A snap YouGov survey of 1,646 viewers conducted immediately after the debate shows a close split, with 51% of viewers saying that Boris Johnson performed best, once “don’t know” responses were removed, and 49% backing Jeremy Corbyn.
Most viewers think both leaders performed well, with two thirds (67%) saying so of Corbyn and almost six in ten saying likewise of Johnson (59%).
Looking at how viewers voted in 2017 shows, unsurprisingly, that Conservative voters are more likely to back Boris (88%) and Labour voters much more likely to think Corbyn did well (86%).
Nevertheless, almost half of 2017 Tory voters (48%) think the Labour leader did well, and one third (33%) of those who opted for Corbyn’s party at the last election think the Prime Minister made a decent show of it.
Johnson seen as more Prime Ministerial and likeable, Corbyn as more in touch and trustworthy
In terms of characteristics the two participants displayed during the debate, Corbyn beat Johnson among viewers on “in touch trust with ordinary people” (by 59% to 25%) and “trustworthy” (by 45% to 40%).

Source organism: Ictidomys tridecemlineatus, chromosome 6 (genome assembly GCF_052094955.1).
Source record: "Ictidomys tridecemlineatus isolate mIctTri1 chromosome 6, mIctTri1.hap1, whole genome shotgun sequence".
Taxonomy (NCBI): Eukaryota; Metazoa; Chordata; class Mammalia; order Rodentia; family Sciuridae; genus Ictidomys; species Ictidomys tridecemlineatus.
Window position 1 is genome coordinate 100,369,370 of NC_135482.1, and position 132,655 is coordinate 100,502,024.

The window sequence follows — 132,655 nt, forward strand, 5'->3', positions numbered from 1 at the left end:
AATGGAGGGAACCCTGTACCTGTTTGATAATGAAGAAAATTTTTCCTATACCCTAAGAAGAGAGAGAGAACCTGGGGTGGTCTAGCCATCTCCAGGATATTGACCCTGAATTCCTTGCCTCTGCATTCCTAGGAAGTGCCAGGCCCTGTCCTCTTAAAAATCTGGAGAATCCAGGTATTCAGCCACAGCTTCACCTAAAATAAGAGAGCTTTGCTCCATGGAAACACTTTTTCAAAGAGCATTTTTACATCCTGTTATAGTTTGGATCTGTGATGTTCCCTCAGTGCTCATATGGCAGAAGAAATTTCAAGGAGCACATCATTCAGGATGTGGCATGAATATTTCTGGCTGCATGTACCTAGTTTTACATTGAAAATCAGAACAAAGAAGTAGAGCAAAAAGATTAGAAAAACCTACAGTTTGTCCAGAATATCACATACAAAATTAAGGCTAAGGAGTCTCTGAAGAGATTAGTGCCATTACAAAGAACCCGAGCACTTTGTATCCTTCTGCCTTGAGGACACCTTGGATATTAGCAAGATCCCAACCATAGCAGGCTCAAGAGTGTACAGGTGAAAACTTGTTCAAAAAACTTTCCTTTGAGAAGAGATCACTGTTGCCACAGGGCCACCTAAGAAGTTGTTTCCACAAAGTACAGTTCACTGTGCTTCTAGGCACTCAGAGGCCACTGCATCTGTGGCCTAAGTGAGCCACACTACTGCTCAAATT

Boris Johnson, for his part, came across as more “Prime Ministerial” (54% to 29%) and “likeable” (54% to 37%).
With the Prime Minister clearly attempting to tie every part of the debate back to Brexit – even offering to leave a copy of his Brexit deal under Jeremy Corbyn’s Christmas tree – he will be pleased to find he is seen as having performed better on the topic of Brexit, by 63% to 27%. Among Leave voters his lead is 87% to 9%, and although among Remain voters he comes behind Corbyn it is not as far behind as he might have worried at 39% to 45%.
Corbyn for his part was keen to play on safe Labour ground of defending the NHS, and he too will be pleased to see this rewarded by the audience. By 54% to 38% the Labour leader was seen as being better on the NHS.
Most viewers come away from the debate feeling frustrated
Nevertheless, the abiding emotion emanating from the audience is one of frustration. With both leaders avoiding answers on key questions, fully 58% of viewers chose the word “frustrating” when asked to choose up to three words to describe the debate.
Slightly more hearteningly the second most common sentiment was that the debate was “interesting” (45%), followed by “engaging” on 35%.